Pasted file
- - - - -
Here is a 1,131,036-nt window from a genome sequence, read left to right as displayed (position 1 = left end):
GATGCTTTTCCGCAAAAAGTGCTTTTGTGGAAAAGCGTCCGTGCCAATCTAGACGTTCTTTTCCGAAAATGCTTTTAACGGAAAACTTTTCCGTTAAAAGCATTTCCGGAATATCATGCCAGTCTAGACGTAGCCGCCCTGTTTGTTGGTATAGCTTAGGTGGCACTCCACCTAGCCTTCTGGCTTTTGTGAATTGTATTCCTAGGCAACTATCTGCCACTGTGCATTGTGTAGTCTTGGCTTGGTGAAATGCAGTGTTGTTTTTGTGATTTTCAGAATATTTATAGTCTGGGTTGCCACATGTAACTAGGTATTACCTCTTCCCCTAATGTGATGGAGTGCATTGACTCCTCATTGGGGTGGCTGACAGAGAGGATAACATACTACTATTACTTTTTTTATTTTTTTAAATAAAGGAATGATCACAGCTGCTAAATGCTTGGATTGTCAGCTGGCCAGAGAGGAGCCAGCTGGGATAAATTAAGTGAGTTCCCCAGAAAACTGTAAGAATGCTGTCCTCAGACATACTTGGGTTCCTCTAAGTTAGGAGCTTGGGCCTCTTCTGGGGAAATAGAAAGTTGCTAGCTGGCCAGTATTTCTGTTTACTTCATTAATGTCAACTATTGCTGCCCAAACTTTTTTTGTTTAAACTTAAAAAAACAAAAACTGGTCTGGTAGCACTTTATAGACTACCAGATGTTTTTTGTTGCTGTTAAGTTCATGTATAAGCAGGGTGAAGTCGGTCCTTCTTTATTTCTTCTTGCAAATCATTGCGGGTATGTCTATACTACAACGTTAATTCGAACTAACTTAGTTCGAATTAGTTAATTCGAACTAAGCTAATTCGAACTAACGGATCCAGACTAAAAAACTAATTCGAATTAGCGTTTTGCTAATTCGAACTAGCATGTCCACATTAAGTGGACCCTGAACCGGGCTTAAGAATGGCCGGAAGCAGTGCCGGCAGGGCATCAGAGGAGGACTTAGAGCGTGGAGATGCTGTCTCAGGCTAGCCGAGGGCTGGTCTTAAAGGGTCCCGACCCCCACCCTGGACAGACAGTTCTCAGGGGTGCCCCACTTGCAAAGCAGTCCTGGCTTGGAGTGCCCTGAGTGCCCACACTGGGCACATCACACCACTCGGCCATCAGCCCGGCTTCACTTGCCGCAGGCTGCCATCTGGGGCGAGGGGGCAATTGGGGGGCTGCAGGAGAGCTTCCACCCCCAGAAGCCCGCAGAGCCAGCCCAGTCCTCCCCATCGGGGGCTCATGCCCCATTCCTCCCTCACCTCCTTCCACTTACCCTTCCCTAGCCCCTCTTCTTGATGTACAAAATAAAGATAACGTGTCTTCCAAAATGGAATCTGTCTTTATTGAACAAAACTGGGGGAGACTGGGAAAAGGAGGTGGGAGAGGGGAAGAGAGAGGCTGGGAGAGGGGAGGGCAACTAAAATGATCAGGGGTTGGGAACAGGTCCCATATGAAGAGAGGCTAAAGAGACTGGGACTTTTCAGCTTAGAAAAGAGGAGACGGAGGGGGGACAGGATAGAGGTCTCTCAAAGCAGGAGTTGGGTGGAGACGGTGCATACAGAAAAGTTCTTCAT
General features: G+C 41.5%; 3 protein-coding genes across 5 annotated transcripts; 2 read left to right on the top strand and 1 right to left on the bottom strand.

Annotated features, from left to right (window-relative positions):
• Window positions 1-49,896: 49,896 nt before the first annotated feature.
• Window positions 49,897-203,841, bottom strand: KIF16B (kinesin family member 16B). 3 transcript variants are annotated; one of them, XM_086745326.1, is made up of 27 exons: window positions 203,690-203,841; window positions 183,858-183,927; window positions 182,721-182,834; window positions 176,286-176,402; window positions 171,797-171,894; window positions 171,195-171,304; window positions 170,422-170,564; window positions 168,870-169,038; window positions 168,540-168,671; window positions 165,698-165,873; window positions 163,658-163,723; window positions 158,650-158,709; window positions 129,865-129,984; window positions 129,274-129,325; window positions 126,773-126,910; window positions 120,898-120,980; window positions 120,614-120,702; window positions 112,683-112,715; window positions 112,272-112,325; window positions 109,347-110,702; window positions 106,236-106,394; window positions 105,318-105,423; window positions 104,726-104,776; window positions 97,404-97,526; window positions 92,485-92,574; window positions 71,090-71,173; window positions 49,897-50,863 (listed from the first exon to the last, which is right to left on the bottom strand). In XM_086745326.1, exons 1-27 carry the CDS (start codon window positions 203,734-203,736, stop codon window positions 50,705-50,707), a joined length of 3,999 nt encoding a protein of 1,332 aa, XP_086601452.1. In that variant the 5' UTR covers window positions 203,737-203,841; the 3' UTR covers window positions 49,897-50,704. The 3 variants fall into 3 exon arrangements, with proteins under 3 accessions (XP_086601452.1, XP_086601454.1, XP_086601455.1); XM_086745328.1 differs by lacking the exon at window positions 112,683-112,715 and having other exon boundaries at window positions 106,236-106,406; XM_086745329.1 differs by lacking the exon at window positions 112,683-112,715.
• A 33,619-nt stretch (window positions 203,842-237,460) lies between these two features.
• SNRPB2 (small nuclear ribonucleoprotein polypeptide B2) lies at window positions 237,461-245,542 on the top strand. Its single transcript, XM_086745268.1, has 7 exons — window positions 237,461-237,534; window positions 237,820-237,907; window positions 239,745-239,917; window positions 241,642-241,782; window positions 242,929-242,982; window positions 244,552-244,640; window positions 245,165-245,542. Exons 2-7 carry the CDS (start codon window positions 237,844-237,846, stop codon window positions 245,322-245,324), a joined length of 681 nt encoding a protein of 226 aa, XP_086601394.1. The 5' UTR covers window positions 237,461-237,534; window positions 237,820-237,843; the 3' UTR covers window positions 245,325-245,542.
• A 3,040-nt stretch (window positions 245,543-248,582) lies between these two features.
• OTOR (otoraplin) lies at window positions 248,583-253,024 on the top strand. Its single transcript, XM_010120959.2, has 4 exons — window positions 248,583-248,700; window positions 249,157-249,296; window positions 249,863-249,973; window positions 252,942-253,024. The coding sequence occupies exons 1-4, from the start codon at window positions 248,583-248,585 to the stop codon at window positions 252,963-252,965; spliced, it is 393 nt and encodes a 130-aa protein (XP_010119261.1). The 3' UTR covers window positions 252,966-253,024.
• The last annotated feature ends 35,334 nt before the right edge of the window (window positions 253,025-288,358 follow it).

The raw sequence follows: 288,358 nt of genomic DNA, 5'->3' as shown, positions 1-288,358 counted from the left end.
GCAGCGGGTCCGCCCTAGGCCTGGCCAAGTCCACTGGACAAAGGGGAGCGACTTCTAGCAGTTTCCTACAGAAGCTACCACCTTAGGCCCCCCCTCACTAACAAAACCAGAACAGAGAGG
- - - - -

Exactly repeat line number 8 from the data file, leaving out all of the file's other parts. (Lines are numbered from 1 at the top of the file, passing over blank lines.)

• SNRPB2 (small nuclear ribonucleoprotein polypeptide B2) lies at window positions 237,461-245,542 on the top strand. Its single transcript, XM_086745268.1, has 7 exons — window positions 237,461-237,534; window positions 237,820-237,907; window positions 239,745-239,917; window positions 241,642-241,782; window positions 242,929-242,982; window positions 244,552-244,640; window positions 245,165-245,542. Exons 2-7 carry the CDS (start codon window positions 237,844-237,846, stop codon window positions 245,322-245,324), a joined length of 681 nt encoding a protein of 226 aa, XP_086601394.1. The 5' UTR covers window positions 237,461-237,534; window positions 237,820-237,843; the 3' UTR covers window positions 245,325-245,542.